Stately homes: Inglis's inspiration

Inglis also turned out to be something of a footballing Roman Vishniac, documenting a world on the eve of its destruction. Within a decade, the Hillsborough disaster and the Taylor Report would end the culture of the terraces. “My one regret is that I didn’t take more photographs,” he says. “But at the time I wasn’t sure many people would be interested.”

35 Morbo: The Story of Spanish FootballPhil Ball 2001Ball is lucky to have published Morbo before the post-Beckham flood of books on Real Madrid (including two of his own), when there was very little in English on football in Spain. Like Alex Bellos and David Winner, Ball wrote well, was funny, and knew more about his chosen country than just its football.

The bulk of his book is stories of morbo, a Spanish word that means something like needle or rivalry. It is, in effect, a guide to Spanish life. Ball lives in San Sebastian, played beach football with legendary winger Lopez Ufarte, and knew someone who taught Luis Arconada English.

It’s the perfect mix of the personal and the national, Ball’s own life illuminating the book. It will survive after most of the Madrid books have turned out to be ephemeral.

34 England v Argentina: World Cups and Other Small WarsDavid Downing 2003

England’s hostility to Germany – explored in Downing’s first book on rivalry – is readily explicable; the roots of England’s tensions with Argentina are less so.

From the earliest tours by English clubs to South America through Rattin and Maradona to Beckham and Simeone, Downing examines the spats that resulted in mutual loathing, concluding that the two nations’ value systems are incompatible. One favours physicality and honesty, the other trickery and cunning.

Downing’s best moment is his myth-shattering analysis of the 1966 quarter-final, after which Alf Ramsey called Argentina “animals”. In fact, it was England who committed more fouls.

"Don't swap shirts, kick him"

33 Kicking And ScreamingRogan Taylor & Andrew Ward 1995

This is the only all-encompassing oral history of football in the 20th Century, pulling together all the strands which make up football’s fabric. The testimonies, which formed the basis of an award-winning BBC TV series, range from Zillwood March’s comments on football in 1900 to West Ham United supporters revealing the strength of feeling against the club’s bond scheme proposal in the 1990s.

Fans who packed the terraces in the ’30s talk of “hotlegs” and Bestie speaks about life in the ’60s. Whether it’s Sir Tom Finney’s “jumpers for goalposts”, Len Shackleton admitting to receiving £25 backhanders in the 1940s or Ian Wright discussing astronomical wages in the 1990s, this is an indispensable guide to how football was dragged – kicking and screaming – towards the 21st Century.

32 The Greatest Footballer You Never Saw: The Robin Friday StoryPaolo Hewitt & Paul McGuigan 1998Drinking binges, drug-fuelled rages, disappearing acts, jail sentences, an outrageous talent squandered, and a shockingly early death amid suspicious circumstances: meet Reading and Cardiff ’70s cult hero Robin Friday – football’s Keith Moon.

The idea for the book came during Oasis’s 1996 US tour. The then Oasis bassist Paul ‘Guigsy’ McGuigan and music journalist Paolo Hewitt stumbled upon a Goal article printed in memory of Friday, who’d recently died at the age of 38.

Inspired to unearth more about him, they headed for Berkshire when the tour ended. “Guys on the Reading Evening Post put us in touch with his family and team-mates, and the stories just started flooding in,” recalls Hewitt.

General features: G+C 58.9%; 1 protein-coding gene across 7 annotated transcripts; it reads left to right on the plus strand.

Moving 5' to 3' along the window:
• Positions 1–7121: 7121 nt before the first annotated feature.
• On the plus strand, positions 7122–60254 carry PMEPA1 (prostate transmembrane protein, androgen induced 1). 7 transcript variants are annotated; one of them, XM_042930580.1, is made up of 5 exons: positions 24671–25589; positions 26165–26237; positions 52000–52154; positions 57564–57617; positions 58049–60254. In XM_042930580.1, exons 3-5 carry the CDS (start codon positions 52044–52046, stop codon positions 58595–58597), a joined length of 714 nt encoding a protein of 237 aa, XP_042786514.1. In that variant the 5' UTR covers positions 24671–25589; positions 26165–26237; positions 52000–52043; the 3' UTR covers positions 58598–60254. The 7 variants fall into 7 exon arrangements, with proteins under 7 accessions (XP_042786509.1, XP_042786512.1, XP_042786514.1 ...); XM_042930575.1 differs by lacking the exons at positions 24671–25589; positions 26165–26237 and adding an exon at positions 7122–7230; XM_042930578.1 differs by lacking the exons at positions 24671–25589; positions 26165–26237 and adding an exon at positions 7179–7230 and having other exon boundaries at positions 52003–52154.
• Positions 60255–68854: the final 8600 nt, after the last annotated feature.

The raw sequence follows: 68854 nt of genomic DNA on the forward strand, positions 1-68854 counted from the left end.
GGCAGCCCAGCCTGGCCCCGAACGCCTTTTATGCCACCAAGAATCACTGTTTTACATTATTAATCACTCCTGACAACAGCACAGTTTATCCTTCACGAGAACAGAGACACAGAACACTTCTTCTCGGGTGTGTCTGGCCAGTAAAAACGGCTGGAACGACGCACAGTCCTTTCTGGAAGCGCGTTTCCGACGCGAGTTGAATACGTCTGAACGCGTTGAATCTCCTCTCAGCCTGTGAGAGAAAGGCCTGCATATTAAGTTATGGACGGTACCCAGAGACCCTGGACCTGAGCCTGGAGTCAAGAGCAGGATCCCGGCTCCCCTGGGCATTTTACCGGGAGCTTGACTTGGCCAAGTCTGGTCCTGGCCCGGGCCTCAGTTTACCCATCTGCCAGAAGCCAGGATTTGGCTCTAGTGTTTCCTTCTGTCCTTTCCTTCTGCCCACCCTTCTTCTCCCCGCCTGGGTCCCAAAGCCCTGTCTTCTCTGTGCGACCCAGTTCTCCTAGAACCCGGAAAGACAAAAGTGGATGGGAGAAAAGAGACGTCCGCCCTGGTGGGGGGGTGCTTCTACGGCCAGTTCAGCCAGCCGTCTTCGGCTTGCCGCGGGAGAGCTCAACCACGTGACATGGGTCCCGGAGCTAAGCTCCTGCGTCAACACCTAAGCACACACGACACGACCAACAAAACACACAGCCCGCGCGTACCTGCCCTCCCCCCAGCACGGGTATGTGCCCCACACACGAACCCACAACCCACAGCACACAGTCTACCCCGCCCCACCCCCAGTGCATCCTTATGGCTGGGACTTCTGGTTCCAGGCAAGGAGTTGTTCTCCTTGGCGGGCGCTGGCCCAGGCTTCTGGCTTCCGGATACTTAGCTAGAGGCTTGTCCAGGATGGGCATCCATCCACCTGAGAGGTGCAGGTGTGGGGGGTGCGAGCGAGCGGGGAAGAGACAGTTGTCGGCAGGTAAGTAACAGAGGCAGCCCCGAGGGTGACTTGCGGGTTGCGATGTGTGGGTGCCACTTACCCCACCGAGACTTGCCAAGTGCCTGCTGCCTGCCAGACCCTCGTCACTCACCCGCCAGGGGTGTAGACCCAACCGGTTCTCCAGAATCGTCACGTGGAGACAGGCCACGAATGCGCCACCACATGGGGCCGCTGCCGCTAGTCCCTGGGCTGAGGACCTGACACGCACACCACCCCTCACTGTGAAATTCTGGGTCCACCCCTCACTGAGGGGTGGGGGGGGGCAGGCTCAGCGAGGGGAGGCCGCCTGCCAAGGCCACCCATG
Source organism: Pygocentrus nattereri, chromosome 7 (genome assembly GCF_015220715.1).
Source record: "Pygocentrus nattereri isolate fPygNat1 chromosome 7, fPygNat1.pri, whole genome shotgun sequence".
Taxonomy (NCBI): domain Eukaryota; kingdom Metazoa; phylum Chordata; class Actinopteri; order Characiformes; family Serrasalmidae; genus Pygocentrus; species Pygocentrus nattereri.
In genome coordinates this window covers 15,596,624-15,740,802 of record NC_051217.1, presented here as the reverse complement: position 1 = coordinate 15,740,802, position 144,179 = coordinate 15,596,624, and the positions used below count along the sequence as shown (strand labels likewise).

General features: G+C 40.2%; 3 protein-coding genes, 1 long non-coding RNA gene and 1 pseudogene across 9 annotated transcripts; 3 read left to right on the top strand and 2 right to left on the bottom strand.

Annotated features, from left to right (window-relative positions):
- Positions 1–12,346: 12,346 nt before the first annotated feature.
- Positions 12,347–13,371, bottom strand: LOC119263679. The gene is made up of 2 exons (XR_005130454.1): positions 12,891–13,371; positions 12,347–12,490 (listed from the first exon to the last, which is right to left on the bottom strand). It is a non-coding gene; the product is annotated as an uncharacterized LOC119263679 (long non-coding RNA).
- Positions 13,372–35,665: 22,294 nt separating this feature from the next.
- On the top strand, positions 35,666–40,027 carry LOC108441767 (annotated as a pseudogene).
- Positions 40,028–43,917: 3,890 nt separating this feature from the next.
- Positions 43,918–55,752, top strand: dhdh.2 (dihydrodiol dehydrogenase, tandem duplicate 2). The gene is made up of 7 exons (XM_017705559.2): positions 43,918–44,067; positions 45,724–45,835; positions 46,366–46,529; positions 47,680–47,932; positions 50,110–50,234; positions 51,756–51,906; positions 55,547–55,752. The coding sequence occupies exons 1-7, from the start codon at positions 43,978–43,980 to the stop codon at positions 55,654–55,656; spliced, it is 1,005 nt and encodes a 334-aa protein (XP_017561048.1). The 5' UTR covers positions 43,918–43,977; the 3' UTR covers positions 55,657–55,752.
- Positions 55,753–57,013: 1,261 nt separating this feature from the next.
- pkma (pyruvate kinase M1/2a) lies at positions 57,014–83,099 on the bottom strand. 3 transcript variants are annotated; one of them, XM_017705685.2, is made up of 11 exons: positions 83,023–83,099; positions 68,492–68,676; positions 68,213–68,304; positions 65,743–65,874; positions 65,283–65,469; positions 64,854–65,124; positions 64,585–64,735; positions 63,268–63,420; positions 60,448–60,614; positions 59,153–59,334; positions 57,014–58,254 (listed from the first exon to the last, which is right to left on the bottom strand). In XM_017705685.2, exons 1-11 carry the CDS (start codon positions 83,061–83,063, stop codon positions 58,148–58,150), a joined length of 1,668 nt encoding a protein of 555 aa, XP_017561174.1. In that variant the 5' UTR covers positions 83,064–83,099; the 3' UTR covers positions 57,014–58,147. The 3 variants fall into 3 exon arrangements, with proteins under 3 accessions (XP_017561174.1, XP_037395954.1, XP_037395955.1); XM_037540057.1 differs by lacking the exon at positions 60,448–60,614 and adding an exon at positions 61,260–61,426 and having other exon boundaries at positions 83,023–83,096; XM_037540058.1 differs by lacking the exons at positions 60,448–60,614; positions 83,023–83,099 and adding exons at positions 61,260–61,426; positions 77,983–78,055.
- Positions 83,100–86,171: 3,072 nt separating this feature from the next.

The Friday legend is perpetuated by the fact that so little footage of him remains. He spent his entire career in the lower leagues, and despite extensive research, Hewitt unearthed only a few grainy images of him in action.

But team-mates vouch for Friday’s unorthodox brand of genius. He set the tone after his Reading debut in 1973. When asked if he was satisfied with his debut goal, he replied: “Yeah, I could have back-heeled it in actually, but I thought that might be taking the p*ss a bit.”

“Guigsy always said that George Best was football’s first pop star, and that Robin Friday was its first rock star,” Hewitt comments. In true rock ‘n’ roll fashion, Friday turned up to away games armed only with his boots, and would go AWOL until the following weekend’s ‘gig’.

Off the field, Friday emerges as a rebel in other ways. Hailing from a white working-class estate, he married a black girl at 16, fought running battles with National Front activists, and grew his hair long. Controversial referee Clive Thomas reckoned Friday’s outrageous 35-yard scissors-kick against Tranmere was “the most amazing goal ever”. It’s certainly the greatest you never saw.

31 El Macca: Four Years With Real MadridSteve McManaman & Sarah Edworthy 2004Often criticised during his fitful England displays, Macca’s style seems at odds with the work ethic which English fans expect from players. Yet the languid Scouser, who scored Madrid’s second goal in their 2000 Champions League win over Valencia, was also our most successful export in a long while.“He was clever enough to be adaptable, and to understand that his approach work would enable the likes of Figo and Raul to express themselves,” says co-writer Sarah Edworthy.

This book is more than simply hagiography of his time in Madrid. It recounts how he was used as a diplomat to soothe tempers in the dressing room and how he and wife Victoria adapted to life in Spain. A far more quirky and insightful account of life among the galacticos than Becks, Owen or, er, Woodgate are likely to provide.

More on FourFourTwo.com tomorrow, including fervent Brazilians, warring Dutchmen and an irascible Irishman...

Top 50 books: The countdownChapter 1: Fashion, fighting & Fish (Billy the) Chapter 2: Managers, mavericks & MadridistasChapter 3: Priests, demons & golliwogsChapter 4: Randy Africans, hairdryers & CommunistsChapter 5: Puskas, politics & Palinesque jaunts